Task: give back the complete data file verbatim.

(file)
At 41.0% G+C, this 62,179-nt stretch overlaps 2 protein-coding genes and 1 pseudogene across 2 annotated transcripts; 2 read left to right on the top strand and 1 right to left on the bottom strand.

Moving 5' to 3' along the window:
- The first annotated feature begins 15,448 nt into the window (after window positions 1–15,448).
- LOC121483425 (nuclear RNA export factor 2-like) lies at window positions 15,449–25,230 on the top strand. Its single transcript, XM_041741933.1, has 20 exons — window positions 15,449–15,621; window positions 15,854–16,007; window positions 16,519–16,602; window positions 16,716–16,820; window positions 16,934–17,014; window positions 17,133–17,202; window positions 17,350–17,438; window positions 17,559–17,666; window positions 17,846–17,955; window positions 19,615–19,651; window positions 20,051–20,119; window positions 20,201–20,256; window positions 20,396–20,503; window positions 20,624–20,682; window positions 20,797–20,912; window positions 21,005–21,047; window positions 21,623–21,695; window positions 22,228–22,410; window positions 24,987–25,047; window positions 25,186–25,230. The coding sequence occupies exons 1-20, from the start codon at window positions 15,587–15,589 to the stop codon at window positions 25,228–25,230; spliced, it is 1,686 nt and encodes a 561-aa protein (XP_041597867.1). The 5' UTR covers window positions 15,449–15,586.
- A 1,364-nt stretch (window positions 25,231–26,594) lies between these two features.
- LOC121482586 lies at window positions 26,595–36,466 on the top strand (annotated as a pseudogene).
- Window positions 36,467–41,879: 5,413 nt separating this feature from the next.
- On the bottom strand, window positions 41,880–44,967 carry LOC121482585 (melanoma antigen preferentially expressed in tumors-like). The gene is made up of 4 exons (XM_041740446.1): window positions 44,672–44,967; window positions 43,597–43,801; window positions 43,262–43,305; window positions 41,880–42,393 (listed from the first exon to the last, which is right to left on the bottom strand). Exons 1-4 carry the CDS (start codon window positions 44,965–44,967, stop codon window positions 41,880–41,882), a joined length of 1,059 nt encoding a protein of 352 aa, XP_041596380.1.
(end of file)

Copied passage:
At 41.0% G+C, this 62,179-nt stretch overlaps 2 protein-coding genes and 1 pseudogene across 2 annotated transcripts; 2 read left to right on the top strand and 1 right to left on the bottom strand.

Moving 5' to 3' along the window:
- The first annotated feature begins 15,448 nt into the window (after window positions 1–15,448).
- LOC121483425 (nuclear RNA export factor 2-like) lies at window positions 15,449–25,230 on the top strand. Its single transcript, XM_041741933.1, has 20 exons — window positions 15,449–15,621; window positions 15,854–16,007; window positions 16,519–16,602; window positions 16,716–16,820; window positions 16,934–17,014; window positions 17,133–17,202; window positions 17,350–17,438; window positions 17,559–17,666; window positions 17,846–17,955; window positions 19,615–19,651; window positions 20,051–20,119; window positions 20,201–20,256; window positions 20,396–20,503; window positions 20,624–20,682; window positions 20,797–20,912; window positions 21,005–21,047; window positions 21,623–21,695; window positions 22,228–22,410; window positions 24,987–25,047; window positions 25,186–25,230. The coding sequence occupies exons 1-20, from the start codon at window positions 15,587–15,589 to the stop codon at window positions 25,228–25,230; spliced, it is 1,686 nt and encodes a 561-aa protein (XP_041597867.1). The 5' UTR covers window positions 15,449–15,586.
- A 1,364-nt stretch (window positions 25,231–26,594) lies between these two features.
- LOC121482586 lies at window positions 26,595–36,466 on the top strand (annotated as a pseudogene).
- Window positions 36,467–41,879: 5,413 nt separating this feature from the next.
- On the bottom strand, window positions 41,880–44,967 carry LOC121482585 (melanoma antigen preferentially expressed in tumors-like). The gene is made up of 4 exons (XM_041740446.1): window positions 44,672–44,967; window positions 43,597–43,801; window positions 43,262–43,305; window positions 41,880–42,393 (listed from the first exon to the last, which is right to left on the bottom strand). Exons 1-4 carry the CDS (start codon window positions 44,965–44,967, stop codon window positions 41,880–41,882), a joined length of 1,059 nt encoding a protein of 352 aa, XP_041596380.1.